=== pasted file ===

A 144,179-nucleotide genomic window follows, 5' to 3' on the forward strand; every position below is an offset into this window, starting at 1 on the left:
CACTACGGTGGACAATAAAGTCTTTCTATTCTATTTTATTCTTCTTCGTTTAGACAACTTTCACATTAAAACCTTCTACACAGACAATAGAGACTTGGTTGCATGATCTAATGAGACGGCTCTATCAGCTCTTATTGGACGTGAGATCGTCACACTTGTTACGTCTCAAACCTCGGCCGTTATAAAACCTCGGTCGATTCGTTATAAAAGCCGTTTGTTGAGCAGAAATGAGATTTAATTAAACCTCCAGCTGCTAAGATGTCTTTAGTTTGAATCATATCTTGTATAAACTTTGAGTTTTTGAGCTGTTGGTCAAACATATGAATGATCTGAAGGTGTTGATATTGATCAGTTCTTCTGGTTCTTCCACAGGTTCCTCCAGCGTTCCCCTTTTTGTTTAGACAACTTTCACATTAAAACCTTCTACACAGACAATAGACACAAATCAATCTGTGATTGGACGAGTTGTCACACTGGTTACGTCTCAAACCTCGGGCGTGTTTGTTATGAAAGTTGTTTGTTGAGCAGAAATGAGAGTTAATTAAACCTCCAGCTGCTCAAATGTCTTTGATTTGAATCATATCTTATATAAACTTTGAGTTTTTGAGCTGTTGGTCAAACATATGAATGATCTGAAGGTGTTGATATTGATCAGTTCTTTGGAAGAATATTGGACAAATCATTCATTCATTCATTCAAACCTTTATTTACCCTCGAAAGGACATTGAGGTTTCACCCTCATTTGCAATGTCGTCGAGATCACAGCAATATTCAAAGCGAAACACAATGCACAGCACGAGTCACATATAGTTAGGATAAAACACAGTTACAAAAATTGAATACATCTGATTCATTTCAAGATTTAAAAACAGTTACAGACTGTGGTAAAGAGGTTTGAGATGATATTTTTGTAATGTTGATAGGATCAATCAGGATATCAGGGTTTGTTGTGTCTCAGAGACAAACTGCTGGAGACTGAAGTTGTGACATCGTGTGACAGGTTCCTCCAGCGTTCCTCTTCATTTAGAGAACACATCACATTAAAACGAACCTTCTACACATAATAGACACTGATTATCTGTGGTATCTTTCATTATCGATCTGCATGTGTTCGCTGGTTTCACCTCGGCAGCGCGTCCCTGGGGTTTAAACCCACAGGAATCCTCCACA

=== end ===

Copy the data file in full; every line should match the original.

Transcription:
A 144,179-nucleotide genomic window follows, 5' to 3' on the forward strand; every position below is an offset into this window, starting at 1 on the left:
CACTACGGTGGACAATAAAGTCTTTCTATTCTATTTTATTCTTCTTCGTTTAGACAACTTTCACATTAAAACCTTCTACACAGACAATAGAGACTTGGTTGCATGATCTAATGAGACGGCTCTATCAGCTCTTATTGGACGTGAGATCGTCACACTTGTTACGTCTCAAACCTCGGCCGTTATAAAACCTCGGTCGATTCGTTATAAAAGCCGTTTGTTGAGCAGAAATGAGATTTAATTAAACCTCCAGCTGCTAAGATGTCTTTAGTTTGAATCATATCTTGTATAAACTTTGAGTTTTTGAGCTGTTGGTCAAACATATGAATGATCTGAAGGTGTTGATATTGATCAGTTCTTCTGGTTCTTCCACAGGTTCCTCCAGCGTTCCCCTTTTTGTTTAGACAACTTTCACATTAAAACCTTCTACACAGACAATAGACACAAATCAATCTGTGATTGGACGAGTTGTCACACTGGTTACGTCTCAAACCTCGGGCGTGTTTGTTATGAAAGTTGTTTGTTGAGCAGAAATGAGAGTTAATTAAACCTCCAGCTGCTCAAATGTCTTTGATTTGAATCATATCTTATATAAACTTTGAGTTTTTGAGCTGTTGGTCAAACATATGAATGATCTGAAGGTGTTGATATTGATCAGTTCTTTGGAAGAATATTGGACAAATCATTCATTCATTCATTCAAACCTTTATTTACCCTCGAAAGGACATTGAGGTTTCACCCTCATTTGCAATGTCGTCGAGATCACAGCAATATTCAAAGCGAAACACAATGCACAGCACGAGTCACATATAGTTAGGATAAAACACAGTTACAAAAATTGAATACATCTGATTCATTTCAAGATTTAAAAACAGTTACAGACTGTGGTAAAGAGGTTTGAGATGATATTTTTGTAATGTTGATAGGATCAATCAGGATATCAGGGTTTGTTGTGTCTCAGAGACAAACTGCTGGAGACTGAAGTTGTGACATCGTGTGACAGGTTCCTCCAGCGTTCCTCTTCATTTAGAGAACACATCACATTAAAACGAACCTTCTACACATAATAGACACTGATTATCTGTGGTATCTTTCATTATCGATCTGCATGTGTTCGCTGGTTTCACCTCGGCAGCGCGTCCCTGGGGTTTAAACCCACAGGAATCCTCCACA